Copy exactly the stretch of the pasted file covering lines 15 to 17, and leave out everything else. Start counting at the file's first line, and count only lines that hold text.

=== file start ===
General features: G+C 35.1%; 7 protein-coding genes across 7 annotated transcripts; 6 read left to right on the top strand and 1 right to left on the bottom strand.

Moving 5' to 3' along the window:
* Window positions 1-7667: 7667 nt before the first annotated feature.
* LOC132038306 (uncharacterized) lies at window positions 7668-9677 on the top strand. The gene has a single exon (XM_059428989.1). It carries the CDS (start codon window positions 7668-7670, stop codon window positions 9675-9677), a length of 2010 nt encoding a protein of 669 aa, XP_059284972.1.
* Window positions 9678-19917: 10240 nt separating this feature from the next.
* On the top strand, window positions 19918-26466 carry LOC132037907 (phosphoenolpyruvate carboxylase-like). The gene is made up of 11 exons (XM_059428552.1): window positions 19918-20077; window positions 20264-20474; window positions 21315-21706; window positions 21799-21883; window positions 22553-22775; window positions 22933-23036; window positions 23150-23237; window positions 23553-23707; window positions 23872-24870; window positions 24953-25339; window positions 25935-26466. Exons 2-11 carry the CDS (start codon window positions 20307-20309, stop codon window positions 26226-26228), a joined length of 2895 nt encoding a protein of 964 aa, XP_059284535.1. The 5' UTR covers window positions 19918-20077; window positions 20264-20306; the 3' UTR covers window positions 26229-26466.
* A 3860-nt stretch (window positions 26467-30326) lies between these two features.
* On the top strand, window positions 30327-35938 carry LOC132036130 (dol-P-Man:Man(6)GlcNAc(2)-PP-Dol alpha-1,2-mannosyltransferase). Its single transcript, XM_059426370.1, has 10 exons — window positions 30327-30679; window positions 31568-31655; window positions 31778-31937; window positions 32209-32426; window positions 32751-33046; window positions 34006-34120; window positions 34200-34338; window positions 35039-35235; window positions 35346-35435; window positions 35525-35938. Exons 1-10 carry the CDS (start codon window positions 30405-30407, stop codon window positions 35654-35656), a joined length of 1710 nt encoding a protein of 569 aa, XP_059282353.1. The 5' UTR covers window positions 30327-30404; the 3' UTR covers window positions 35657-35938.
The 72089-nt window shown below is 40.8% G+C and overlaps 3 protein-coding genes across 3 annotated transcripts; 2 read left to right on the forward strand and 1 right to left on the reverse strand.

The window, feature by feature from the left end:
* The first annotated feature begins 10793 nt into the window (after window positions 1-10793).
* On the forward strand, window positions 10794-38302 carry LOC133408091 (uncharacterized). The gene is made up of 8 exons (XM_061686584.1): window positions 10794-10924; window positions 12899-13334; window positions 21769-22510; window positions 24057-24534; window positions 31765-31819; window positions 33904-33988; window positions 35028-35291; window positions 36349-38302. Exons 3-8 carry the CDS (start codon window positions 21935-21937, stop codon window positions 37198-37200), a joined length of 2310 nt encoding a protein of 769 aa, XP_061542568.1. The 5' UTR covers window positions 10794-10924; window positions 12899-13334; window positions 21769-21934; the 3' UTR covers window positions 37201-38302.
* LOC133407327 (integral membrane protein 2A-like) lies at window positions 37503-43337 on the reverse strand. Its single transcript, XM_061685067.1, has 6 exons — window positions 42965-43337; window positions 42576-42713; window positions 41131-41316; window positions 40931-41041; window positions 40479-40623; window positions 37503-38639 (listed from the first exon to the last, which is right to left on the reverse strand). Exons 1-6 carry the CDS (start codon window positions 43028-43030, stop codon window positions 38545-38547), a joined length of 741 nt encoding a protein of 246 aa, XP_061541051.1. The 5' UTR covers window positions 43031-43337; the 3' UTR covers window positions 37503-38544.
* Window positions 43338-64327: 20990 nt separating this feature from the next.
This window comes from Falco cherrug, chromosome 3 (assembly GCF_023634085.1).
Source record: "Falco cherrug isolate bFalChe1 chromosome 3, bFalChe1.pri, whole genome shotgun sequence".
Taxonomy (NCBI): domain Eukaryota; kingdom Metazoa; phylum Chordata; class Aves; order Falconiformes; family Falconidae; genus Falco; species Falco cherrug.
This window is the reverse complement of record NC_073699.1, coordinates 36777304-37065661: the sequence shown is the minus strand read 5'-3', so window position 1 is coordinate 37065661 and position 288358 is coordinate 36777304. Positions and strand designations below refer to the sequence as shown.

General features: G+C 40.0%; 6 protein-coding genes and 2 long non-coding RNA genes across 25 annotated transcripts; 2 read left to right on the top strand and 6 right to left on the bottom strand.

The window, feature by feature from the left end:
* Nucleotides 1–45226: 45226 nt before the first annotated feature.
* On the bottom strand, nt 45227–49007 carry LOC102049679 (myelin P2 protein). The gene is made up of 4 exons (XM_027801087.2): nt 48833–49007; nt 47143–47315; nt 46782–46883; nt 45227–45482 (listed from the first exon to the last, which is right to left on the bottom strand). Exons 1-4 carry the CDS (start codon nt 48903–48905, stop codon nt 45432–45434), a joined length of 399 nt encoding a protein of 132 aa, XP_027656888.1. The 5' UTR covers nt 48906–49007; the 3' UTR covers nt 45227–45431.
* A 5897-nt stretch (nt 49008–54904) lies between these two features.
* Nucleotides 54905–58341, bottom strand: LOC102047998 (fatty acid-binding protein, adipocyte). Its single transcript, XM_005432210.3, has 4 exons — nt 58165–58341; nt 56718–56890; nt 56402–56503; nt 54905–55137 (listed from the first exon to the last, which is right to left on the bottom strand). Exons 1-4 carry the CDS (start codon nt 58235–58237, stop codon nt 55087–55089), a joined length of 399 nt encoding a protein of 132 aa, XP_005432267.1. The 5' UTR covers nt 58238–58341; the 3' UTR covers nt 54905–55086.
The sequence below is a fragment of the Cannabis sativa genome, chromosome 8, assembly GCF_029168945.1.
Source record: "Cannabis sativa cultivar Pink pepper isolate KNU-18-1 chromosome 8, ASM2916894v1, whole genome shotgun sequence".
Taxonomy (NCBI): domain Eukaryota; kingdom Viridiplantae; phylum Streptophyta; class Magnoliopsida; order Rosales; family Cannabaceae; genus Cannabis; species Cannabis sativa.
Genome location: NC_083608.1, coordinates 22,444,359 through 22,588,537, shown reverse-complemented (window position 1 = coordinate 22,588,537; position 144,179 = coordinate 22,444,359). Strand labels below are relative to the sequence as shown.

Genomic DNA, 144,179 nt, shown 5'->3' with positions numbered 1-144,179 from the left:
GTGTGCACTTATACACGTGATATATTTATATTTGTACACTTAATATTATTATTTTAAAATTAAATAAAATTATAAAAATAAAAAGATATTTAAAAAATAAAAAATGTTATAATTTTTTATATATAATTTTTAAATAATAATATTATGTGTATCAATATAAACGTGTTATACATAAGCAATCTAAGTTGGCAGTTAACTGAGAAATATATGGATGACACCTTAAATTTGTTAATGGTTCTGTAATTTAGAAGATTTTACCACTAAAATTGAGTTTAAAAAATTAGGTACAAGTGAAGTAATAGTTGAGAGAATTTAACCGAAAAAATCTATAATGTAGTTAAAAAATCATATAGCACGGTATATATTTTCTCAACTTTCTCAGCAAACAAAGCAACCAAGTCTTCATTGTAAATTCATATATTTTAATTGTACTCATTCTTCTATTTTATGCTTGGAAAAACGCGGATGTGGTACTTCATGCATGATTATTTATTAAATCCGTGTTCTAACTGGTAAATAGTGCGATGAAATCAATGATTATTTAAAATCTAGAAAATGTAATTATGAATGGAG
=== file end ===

This window comes from Falco cherrug, chromosome 3 (assembly GCF_023634085.1).
Source record: "Falco cherrug isolate bFalChe1 chromosome 3, bFalChe1.pri, whole genome shotgun sequence".
Taxonomy (NCBI): domain Eukaryota; kingdom Metazoa; phylum Chordata; class Aves; order Falconiformes; family Falconidae; genus Falco; species Falco cherrug.